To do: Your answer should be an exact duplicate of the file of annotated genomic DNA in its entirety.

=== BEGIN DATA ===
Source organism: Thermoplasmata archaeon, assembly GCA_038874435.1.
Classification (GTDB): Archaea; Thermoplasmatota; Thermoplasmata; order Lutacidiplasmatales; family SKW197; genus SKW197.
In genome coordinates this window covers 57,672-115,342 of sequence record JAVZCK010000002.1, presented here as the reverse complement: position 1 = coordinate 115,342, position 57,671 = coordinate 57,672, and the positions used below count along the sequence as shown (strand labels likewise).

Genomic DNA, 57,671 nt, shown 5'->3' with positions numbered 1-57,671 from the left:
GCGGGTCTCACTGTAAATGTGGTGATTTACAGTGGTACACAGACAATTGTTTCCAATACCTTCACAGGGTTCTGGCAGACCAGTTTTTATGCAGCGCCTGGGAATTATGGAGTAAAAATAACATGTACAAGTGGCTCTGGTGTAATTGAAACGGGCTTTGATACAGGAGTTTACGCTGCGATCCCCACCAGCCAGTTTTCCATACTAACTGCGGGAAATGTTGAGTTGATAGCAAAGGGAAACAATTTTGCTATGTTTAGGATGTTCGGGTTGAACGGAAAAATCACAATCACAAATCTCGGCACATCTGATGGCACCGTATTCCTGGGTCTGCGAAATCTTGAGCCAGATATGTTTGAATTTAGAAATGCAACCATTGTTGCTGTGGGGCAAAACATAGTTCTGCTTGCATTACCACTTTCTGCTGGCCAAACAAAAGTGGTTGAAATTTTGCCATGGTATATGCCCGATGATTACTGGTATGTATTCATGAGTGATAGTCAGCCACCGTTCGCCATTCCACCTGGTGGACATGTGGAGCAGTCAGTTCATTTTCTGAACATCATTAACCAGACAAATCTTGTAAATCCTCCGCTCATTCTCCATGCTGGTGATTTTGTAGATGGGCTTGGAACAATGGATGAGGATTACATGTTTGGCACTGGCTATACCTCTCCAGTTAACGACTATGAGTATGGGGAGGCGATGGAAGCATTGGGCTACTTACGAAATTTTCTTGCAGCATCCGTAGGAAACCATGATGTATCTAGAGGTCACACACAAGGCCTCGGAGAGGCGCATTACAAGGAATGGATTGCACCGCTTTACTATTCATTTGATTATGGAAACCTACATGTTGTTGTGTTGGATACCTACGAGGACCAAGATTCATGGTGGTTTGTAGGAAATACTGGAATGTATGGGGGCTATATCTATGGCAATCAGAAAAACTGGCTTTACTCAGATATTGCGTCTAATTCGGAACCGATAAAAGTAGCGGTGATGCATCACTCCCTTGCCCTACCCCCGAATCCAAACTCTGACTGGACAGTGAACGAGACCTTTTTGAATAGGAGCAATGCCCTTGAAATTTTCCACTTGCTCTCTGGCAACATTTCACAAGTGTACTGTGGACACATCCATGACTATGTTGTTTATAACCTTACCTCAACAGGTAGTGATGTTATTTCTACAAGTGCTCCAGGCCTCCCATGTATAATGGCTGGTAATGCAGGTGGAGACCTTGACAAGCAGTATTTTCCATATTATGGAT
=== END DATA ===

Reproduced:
Source organism: Thermoplasmata archaeon, assembly GCA_038874435.1.
Classification (GTDB): Archaea; Thermoplasmatota; Thermoplasmata; order Lutacidiplasmatales; family SKW197; genus SKW197.
In genome coordinates this window covers 57,672-115,342 of sequence record JAVZCK010000002.1, presented here as the reverse complement: position 1 = coordinate 115,342, position 57,671 = coordinate 57,672, and the positions used below count along the sequence as shown (strand labels likewise).

Genomic DNA, 57,671 nt, shown 5'->3' with positions numbered 1-57,671 from the left:
GCGGGTCTCACTGTAAATGTGGTGATTTACAGTGGTACACAGACAATTGTTTCCAATACCTTCACAGGGTTCTGGCAGACCAGTTTTTATGCAGCGCCTGGGAATTATGGAGTAAAAATAACATGTACAAGTGGCTCTGGTGTAATTGAAACGGGCTTTGATACAGGAGTTTACGCTGCGATCCCCACCAGCCAGTTTTCCATACTAACTGCGGGAAATGTTGAGTTGATAGCAAAGGGAAACAATTTTGCTATGTTTAGGATGTTCGGGTTGAACGGAAAAATCACAATCACAAATCTCGGCACATCTGATGGCACCGTATTCCTGGGTCTGCGAAATCTTGAGCCAGATATGTTTGAATTTAGAAATGCAACCATTGTTGCTGTGGGGCAAAACATAGTTCTGCTTGCATTACCACTTTCTGCTGGCCAAACAAAAGTGGTTGAAATTTTGCCATGGTATATGCCCGATGATTACTGGTATGTATTCATGAGTGATAGTCAGCCACCGTTCGCCATTCCACCTGGTGGACATGTGGAGCAGTCAGTTCATTTTCTGAACATCATTAACCAGACAAATCTTGTAAATCCTCCGCTCATTCTCCATGCTGGTGATTTTGTAGATGGGCTTGGAACAATGGATGAGGATTACATGTTTGGCACTGGCTATACCTCTCCAGTTAACGACTATGAGTATGGGGAGGCGATGGAAGCATTGGGCTACTTACGAAATTTTCTTGCAGCATCCGTAGGAAACCATGATGTATCTAGAGGTCACACACAAGGCCTCGGAGAGGCGCATTACAAGGAATGGATTGCACCGCTTTACTATTCATTTGATTATGGAAACCTACATGTTGTTGTGTTGGATACCTACGAGGACCAAGATTCATGGTGGTTTGTAGGAAATACTGGAATGTATGGGGGCTATATCTATGGCAATCAGAAAAACTGGCTTTACTCAGATATTGCGTCTAATTCGGAACCGATAAAAGTAGCGGTGATGCATCACTCCCTTGCCCTACCCCCGAATCCAAACTCTGACTGGACAGTGAACGAGACCTTTTTGAATAGGAGCAATGCCCTTGAAATTTTCCACTTGCTCTCTGGCAACATTTCACAAGTGTACTGTGGACACATCCATGACTATGTTGTTTATAACCTTACCTCAACAGGTAGTGATGTTATTTCTACAAGTGCTCCAGGCCTCCCATGTATAATGGCTGGTAATGCAGGTGGAGACCTTGACAAGCAGTATTTTCCATATTATGGAT